The 5 Best AdWords CTR Strategies

by Adrian Key May 18th, 2015 


You calculate click-through-rate (CTR) by dividing the number of times your ad is clicked on by how often it is shown.

But why is this statistic such a vital pointer to your campaign's overall health and how can you improve it?

The closer your keywords and ads relate to each other and your business, the more likely it is that someone will visit your website. Your CTR can therefore be a strong indicator of how relevant your keywords and ads are to people searching for your products or services.

CTR can vary a lot between advertisers and the keywords you choose. It is therefore only possible to generalize on what is a good rate. What might be a good for a general keyword with lots of impressions could be poor for a targeted keyword with few impressions.

However, when using AdWords, you should be aware that Google expects your ads to obtain a CTR of at least 0.5%  Fail to meet this basic target, and AdWords will start to show your ads a lot less often than you would like.

Any relevant keyword or ad should be able to achieve a CTR of at least 1%. In fact, Google has been unofficially quoted as stating that a CTR of 2% should be possible as an average for most campaigns.

Why Should You Care About Your AdWords CTR?

The whole success of your campaign can be defined by how good your AdWords CTR is.

It can:

  • Show you, which keywords and ads are not performing and are in need of optimization.
  • Increase the number of visitors to your website, providing you with more opportunities to make a sale
  • Increase your Quality Score, allowing you to lower your bid

How To Improve Your Click-Through-Rate

You now understand what CTR is and realize how important it can be to the success of your AdWords campaign.

However, if your CTR is very low, what can you do about it?

1. Dynamic Keyword Insertion

With Dynamic Keyword Insertion, your keyword is automatically inserted into your ad. This is particularly useful when you have a number of closely related keywords as they can trigger the same ad without loosing their individual relevancy.

However, this feature of AdWords should be used with caution as it can create some very strange ads.

2. Increase Your Bids

The amount you bid on any keyword can effect the position your ad appears on the results page. Increase your bid and it will move your ad into a higher position. Typically, ads in the higher positions are clicked on more often.

After a couple of days, review your changes. If your keyword does not show a higher number of conversions or is costing you too much, then lower your bid slowly.

3. Highlight Your USP In Your Descriptions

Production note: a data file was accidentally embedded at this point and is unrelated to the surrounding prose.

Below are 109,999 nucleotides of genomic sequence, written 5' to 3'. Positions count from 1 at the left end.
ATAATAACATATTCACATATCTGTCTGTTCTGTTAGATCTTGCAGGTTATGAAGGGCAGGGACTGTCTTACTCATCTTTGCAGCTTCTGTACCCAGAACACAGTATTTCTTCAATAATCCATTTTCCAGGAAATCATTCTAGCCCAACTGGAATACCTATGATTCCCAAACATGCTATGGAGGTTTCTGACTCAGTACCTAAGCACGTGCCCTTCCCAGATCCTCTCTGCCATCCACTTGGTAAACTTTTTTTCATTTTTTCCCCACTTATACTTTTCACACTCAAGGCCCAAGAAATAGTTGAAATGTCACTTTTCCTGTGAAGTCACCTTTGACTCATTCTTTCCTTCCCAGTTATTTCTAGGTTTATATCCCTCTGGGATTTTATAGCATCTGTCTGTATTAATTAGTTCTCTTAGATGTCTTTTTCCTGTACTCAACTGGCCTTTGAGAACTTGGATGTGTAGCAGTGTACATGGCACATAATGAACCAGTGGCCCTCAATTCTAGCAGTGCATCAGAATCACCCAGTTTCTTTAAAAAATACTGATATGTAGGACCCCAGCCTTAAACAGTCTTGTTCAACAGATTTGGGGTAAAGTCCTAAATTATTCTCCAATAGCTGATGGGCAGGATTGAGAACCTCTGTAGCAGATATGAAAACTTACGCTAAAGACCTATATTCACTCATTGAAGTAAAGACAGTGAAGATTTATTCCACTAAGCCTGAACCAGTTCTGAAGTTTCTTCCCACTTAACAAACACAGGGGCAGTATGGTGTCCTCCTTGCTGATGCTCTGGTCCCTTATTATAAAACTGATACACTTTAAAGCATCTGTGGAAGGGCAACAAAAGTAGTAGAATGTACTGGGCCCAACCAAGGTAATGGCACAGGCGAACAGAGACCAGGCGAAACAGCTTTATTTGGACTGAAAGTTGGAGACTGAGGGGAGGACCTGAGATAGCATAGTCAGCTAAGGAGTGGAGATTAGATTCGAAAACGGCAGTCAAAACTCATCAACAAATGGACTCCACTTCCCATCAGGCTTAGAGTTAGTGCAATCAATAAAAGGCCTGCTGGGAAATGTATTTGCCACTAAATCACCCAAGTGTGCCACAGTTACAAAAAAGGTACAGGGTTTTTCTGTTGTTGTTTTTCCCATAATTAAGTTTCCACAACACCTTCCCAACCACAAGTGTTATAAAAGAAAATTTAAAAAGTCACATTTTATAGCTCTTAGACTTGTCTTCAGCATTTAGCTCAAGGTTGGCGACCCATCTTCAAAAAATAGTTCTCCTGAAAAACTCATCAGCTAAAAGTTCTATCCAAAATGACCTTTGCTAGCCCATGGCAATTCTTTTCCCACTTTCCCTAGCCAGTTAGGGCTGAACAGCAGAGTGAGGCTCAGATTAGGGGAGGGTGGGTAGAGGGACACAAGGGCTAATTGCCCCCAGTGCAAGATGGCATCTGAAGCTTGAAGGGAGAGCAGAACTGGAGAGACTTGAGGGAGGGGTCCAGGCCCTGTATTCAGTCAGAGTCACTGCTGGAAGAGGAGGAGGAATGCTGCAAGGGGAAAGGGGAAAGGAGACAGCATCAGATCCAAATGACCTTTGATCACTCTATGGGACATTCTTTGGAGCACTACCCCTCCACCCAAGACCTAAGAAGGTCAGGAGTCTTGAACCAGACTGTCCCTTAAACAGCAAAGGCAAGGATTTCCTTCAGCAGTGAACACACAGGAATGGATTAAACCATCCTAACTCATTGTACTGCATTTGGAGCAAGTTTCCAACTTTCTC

Include features in your descriptions that separate you from the crowd, e.g. price, free shipping, money back guarantee, certain product features etc.

4. Split Test Your Ads

Write two ads for each ad group. Google will automatically rotate your ads. After a few days, remove the ad that is under performing.

Repeat, learning the lessons from previous tests.

5. The Golden Rules Of CTR

  • Do not become obsessed with increasing your AdWords CTR. An increase does not always mean more sales.
  • Give priority to those tasks that produce more conversions over those that improve your CTR.
  • Use those techniques that provide a better return-on-investment over those that improve your click-through-rate.

* Leader image via nicholasjon

Adrian Key

Adrian Key is a professional AdWords consultant and editor of the AdWords Adviser, a blog dedicated to making AdWords profitable for small business.

Adwords Adviser

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6 Responses to “The 5 Best AdWords CTR Strategies”

  1. […] The 5 Best AdWords CTR Strategies, Search Engine People […]

  2. munaz says:

    Thanks for sharing your thoughts on AdWords CTR. I'm however little not convinced that Google expects min. 0.5 CTR. Long tail keywords may not have even 0.5% CTR but yet they yield more than 100% return @ much below CPC. What's your take away from this.

    True, CTR is important as far as quality score is concerned but what Google also wants to bid high to gain quality score irrespective of CTR. The more money you spend on Google AdWords, the more respect (quality score:) or keyword bidding history you will build.

  3. Anon says:

    Can you cite sources for AdWords expecting a CTR of .5% and an average of 2%?

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  5. […] is the magic of dynamic keyword insertions. It’s a neat trick, and an AdWords managers best friend when writing out […]

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